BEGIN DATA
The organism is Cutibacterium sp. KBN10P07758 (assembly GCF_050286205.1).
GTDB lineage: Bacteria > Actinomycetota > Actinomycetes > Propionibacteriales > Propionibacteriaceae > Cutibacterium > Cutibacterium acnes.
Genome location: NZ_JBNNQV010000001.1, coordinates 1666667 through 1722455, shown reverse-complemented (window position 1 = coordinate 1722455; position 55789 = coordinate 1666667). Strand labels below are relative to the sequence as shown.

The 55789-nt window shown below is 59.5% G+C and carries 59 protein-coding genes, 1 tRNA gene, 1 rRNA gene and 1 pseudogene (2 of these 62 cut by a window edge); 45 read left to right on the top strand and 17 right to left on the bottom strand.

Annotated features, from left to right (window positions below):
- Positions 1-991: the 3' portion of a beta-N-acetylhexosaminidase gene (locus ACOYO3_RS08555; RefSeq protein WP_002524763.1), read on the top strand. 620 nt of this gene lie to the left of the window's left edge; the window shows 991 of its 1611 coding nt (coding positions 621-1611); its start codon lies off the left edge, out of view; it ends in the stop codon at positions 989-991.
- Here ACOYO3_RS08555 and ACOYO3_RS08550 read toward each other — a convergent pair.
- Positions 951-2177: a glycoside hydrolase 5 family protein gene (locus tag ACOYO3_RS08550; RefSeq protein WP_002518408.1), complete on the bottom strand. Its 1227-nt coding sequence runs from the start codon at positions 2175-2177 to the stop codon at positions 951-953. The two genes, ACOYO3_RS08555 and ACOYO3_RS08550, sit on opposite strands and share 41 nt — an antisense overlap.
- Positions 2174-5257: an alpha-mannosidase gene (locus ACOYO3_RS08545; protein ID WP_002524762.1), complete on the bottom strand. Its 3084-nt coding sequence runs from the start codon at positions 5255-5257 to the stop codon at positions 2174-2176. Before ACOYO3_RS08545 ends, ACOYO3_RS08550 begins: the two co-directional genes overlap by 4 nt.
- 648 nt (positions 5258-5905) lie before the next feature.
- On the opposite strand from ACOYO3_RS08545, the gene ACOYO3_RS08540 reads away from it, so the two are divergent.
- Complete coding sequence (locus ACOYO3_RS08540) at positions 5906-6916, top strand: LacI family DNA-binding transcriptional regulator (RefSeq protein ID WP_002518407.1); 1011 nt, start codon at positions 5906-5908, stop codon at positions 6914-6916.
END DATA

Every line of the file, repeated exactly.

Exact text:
The organism is Cutibacterium sp. KBN10P07758 (assembly GCF_050286205.1).
GTDB lineage: Bacteria > Actinomycetota > Actinomycetes > Propionibacteriales > Propionibacteriaceae > Cutibacterium > Cutibacterium acnes.
Genome location: NZ_JBNNQV010000001.1, coordinates 1666667 through 1722455, shown reverse-complemented (window position 1 = coordinate 1722455; position 55789 = coordinate 1666667). Strand labels below are relative to the sequence as shown.

The 55789-nt window shown below is 59.5% G+C and carries 59 protein-coding genes, 1 tRNA gene, 1 rRNA gene and 1 pseudogene (2 of these 62 cut by a window edge); 45 read left to right on the top strand and 17 right to left on the bottom strand.

Annotated features, from left to right (window positions below):
- Positions 1-991: the 3' portion of a beta-N-acetylhexosaminidase gene (locus ACOYO3_RS08555; RefSeq protein WP_002524763.1), read on the top strand. 620 nt of this gene lie to the left of the window's left edge; the window shows 991 of its 1611 coding nt (coding positions 621-1611); its start codon lies off the left edge, out of view; it ends in the stop codon at positions 989-991.
- Here ACOYO3_RS08555 and ACOYO3_RS08550 read toward each other — a convergent pair.
- Positions 951-2177: a glycoside hydrolase 5 family protein gene (locus tag ACOYO3_RS08550; RefSeq protein WP_002518408.1), complete on the bottom strand. Its 1227-nt coding sequence runs from the start codon at positions 2175-2177 to the stop codon at positions 951-953. The two genes, ACOYO3_RS08555 and ACOYO3_RS08550, sit on opposite strands and share 41 nt — an antisense overlap.
- Positions 2174-5257: an alpha-mannosidase gene (locus ACOYO3_RS08545; protein ID WP_002524762.1), complete on the bottom strand. Its 3084-nt coding sequence runs from the start codon at positions 5255-5257 to the stop codon at positions 2174-2176. Before ACOYO3_RS08545 ends, ACOYO3_RS08550 begins: the two co-directional genes overlap by 4 nt.
- 648 nt (positions 5258-5905) lie before the next feature.
- On the opposite strand from ACOYO3_RS08545, the gene ACOYO3_RS08540 reads away from it, so the two are divergent.
- Complete coding sequence (locus ACOYO3_RS08540) at positions 5906-6916, top strand: LacI family DNA-binding transcriptional regulator (RefSeq protein ID WP_002518407.1); 1011 nt, start codon at positions 5906-5908, stop codon at positions 6914-6916.